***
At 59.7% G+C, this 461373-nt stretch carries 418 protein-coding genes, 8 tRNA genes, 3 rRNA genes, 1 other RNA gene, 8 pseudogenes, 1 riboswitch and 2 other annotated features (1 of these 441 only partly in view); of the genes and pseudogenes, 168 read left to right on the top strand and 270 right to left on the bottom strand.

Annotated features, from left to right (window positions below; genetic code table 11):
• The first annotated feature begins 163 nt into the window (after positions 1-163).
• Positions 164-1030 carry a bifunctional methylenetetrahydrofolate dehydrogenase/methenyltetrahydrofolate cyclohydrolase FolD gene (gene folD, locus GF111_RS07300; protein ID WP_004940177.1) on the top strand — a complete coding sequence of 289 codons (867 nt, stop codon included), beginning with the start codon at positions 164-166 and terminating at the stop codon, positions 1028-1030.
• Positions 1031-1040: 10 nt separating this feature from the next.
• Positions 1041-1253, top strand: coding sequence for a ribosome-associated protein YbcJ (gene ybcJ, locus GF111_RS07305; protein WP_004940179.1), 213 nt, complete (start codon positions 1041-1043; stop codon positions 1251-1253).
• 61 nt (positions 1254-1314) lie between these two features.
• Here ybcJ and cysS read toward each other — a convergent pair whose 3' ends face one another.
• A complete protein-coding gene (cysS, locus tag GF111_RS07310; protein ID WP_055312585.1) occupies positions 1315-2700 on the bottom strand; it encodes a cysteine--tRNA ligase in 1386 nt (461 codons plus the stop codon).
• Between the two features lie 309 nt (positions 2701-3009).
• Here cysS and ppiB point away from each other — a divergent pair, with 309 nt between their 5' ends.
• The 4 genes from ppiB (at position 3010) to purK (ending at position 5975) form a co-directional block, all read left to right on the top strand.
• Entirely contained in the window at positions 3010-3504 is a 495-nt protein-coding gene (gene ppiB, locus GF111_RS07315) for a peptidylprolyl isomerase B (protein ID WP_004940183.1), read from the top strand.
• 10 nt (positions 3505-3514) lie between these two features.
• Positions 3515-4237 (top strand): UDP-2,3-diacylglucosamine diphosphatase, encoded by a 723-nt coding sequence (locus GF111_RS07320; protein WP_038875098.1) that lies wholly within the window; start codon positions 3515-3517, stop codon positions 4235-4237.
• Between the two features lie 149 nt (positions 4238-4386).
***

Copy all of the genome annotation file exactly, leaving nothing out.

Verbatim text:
At 59.7% G+C, this 461373-nt stretch carries 418 protein-coding genes, 8 tRNA genes, 3 rRNA genes, 1 other RNA gene, 8 pseudogenes, 1 riboswitch and 2 other annotated features (1 of these 441 only partly in view); of the genes and pseudogenes, 168 read left to right on the top strand and 270 right to left on the bottom strand.

Annotated features, from left to right (window positions below; genetic code table 11):
• The first annotated feature begins 163 nt into the window (after positions 1-163).
• Positions 164-1030 carry a bifunctional methylenetetrahydrofolate dehydrogenase/methenyltetrahydrofolate cyclohydrolase FolD gene (gene folD, locus GF111_RS07300; protein ID WP_004940177.1) on the top strand — a complete coding sequence of 289 codons (867 nt, stop codon included), beginning with the start codon at positions 164-166 and terminating at the stop codon, positions 1028-1030.
• Positions 1031-1040: 10 nt separating this feature from the next.
• Positions 1041-1253, top strand: coding sequence for a ribosome-associated protein YbcJ (gene ybcJ, locus GF111_RS07305; protein WP_004940179.1), 213 nt, complete (start codon positions 1041-1043; stop codon positions 1251-1253).
• 61 nt (positions 1254-1314) lie between these two features.
• Here ybcJ and cysS read toward each other — a convergent pair whose 3' ends face one another.
• A complete protein-coding gene (cysS, locus tag GF111_RS07310; protein ID WP_055312585.1) occupies positions 1315-2700 on the bottom strand; it encodes a cysteine--tRNA ligase in 1386 nt (461 codons plus the stop codon).
• Between the two features lie 309 nt (positions 2701-3009).
• Here cysS and ppiB point away from each other — a divergent pair, with 309 nt between their 5' ends.
• The 4 genes from ppiB (at position 3010) to purK (ending at position 5975) form a co-directional block, all read left to right on the top strand.
• Entirely contained in the window at positions 3010-3504 is a 495-nt protein-coding gene (gene ppiB, locus GF111_RS07315) for a peptidylprolyl isomerase B (protein ID WP_004940183.1), read from the top strand.
• 10 nt (positions 3505-3514) lie between these two features.
• Positions 3515-4237 (top strand): UDP-2,3-diacylglucosamine diphosphatase, encoded by a 723-nt coding sequence (locus GF111_RS07320; protein WP_038875098.1) that lies wholly within the window; start codon positions 3515-3517, stop codon positions 4235-4237.
• Between the two features lie 149 nt (positions 4238-4386).